Create Your Sessions Coder Style Using Marp Let’s face it, we all love to code. We love to create things and we love to share our knowledge with others. We also love to learn new things and we love to help others. Especially when you want to share your knowledge with presentations, you want to easily create your slides and you want to be able to share them with others.
New year and new blog It has been a looong time since I last wrote a blog post. Not because I have been lazy, but because I have been busy with other things. I have been working on moving my blog to a new engine and I’m happy to announce that it’s finally ready. What happened? Well, we all know that things turned out for the worst in 2020 with the pandemic.
If you’ve used the data masking command in dbatools you’ve probably noticed that the PowerShell session becomes memory intensive when it has to handle larger tables with one or more unique indexes. The reason that happens is that during the data masking process the command looks for any unique indexes in the table. If it finds a unique index it will create a unique row for all the columns in the unique index.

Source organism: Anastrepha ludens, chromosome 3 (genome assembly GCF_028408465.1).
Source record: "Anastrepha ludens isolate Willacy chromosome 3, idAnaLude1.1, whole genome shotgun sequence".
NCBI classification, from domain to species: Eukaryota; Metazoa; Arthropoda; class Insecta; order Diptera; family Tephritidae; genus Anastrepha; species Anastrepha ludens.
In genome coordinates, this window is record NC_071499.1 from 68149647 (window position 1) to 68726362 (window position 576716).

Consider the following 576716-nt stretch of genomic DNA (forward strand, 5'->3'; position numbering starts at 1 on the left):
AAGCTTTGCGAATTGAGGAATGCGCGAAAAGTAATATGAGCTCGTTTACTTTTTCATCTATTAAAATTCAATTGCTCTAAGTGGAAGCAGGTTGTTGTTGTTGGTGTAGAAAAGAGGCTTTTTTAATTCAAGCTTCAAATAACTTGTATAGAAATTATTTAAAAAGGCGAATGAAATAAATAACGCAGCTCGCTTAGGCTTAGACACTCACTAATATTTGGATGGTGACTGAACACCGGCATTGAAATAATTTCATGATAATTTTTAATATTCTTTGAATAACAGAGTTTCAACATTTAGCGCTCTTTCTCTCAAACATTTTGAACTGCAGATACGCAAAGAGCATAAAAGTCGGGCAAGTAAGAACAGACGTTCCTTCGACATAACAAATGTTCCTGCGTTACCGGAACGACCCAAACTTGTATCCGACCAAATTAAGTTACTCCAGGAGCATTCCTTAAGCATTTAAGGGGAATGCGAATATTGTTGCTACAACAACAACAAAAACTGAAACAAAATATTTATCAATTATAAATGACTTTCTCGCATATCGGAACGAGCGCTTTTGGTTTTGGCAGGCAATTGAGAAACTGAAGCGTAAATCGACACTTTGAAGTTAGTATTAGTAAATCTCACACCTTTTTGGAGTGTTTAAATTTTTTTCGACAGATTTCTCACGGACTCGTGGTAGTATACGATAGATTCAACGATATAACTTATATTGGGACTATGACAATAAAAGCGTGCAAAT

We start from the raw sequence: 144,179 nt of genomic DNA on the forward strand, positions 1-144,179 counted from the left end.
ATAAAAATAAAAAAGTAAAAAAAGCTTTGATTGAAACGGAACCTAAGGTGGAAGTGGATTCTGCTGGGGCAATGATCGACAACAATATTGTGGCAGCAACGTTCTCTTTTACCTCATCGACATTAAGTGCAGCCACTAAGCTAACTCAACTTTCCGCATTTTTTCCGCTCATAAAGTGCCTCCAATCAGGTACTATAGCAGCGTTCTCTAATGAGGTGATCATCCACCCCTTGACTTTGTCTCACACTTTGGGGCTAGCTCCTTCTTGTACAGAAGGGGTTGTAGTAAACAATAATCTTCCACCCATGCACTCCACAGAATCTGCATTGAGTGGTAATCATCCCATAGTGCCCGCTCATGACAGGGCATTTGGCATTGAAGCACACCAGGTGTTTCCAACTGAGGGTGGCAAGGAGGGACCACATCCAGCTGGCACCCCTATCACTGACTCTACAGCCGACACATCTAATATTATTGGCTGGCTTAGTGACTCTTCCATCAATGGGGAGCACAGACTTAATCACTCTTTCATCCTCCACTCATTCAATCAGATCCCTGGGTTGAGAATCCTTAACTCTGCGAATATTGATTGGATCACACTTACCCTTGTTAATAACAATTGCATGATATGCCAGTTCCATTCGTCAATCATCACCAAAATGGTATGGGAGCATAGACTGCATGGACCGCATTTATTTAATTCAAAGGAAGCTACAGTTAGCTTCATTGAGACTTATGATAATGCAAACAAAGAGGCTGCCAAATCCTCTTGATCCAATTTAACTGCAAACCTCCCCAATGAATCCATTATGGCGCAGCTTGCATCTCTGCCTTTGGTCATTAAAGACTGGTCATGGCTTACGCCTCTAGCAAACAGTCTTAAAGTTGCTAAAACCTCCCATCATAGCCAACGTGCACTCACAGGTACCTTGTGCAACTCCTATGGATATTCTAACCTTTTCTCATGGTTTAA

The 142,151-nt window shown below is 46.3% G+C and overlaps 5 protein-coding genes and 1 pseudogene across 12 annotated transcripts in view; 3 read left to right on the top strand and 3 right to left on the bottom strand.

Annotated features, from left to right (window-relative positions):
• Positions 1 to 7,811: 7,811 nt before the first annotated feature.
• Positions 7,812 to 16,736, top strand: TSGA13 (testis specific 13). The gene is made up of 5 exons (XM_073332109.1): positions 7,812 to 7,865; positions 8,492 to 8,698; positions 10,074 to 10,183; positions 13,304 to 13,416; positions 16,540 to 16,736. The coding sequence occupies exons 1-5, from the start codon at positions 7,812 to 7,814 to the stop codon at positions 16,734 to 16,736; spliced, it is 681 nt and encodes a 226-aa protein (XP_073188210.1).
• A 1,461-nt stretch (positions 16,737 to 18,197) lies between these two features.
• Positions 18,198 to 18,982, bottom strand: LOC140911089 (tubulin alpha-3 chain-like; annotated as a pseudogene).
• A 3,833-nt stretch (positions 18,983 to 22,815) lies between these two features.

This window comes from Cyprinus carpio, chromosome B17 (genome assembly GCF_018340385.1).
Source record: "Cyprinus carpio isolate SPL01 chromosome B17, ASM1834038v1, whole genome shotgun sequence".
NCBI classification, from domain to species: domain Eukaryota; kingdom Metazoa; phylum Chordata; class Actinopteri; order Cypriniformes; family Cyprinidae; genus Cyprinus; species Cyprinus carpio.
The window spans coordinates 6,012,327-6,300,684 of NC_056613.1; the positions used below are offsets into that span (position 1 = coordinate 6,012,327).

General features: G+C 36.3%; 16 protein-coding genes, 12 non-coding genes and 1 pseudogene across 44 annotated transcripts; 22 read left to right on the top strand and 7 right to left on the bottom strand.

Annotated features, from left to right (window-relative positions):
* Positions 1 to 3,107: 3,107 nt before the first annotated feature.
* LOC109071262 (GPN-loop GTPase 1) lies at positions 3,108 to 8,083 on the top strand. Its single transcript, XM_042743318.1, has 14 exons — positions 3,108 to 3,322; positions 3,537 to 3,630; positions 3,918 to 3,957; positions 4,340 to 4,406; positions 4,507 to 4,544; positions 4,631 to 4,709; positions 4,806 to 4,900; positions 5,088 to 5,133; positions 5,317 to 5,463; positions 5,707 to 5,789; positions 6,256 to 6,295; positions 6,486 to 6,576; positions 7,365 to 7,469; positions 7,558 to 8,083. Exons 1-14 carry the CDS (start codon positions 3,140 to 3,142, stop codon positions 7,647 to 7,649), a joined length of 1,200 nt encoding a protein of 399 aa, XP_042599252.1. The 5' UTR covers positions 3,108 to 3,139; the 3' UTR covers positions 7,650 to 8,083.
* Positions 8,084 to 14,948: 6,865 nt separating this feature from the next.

Recently I learned that SQL BITS was going to be an online event. The organizers also decided to do another approach and let the presenters record their sessions. I’m pretty familiar with SLOBS and have been streaming content for the last few months. This gave me some experience in setup scenes and other parts of SLOBS a little more efficiently and make it easy to record my session. Here are some of the things I did to make things easier.
Consider the following scenario, you’re a database developer and your company has just decided that they want to implement DevOps for databases. You have multiple databases that need to be put under source control and each database needs its database project. The first thing you’ll need to do is decide whether or not you want to use migration-based or state-based deployments. This post is not going to discuss the pros and cons of these different methods, instead, we’re going to use state-based migrations using SQL Server Data Tools (SSDT) solutions.
It’s that time of the month for another T-SQL Tuesday. In case you are new to T-SQL Tuesday this is the monthly blog party started by Adam Machanic (b|t) and now hosted by Steve Jones (b|t). It’s a way of encouraging blog posts from the community and helping to share knowledge. This month’s T-SQL Tuesday is hosted by Jess Pomfret (b|t). Jess invites us all to write about your favorite life hack.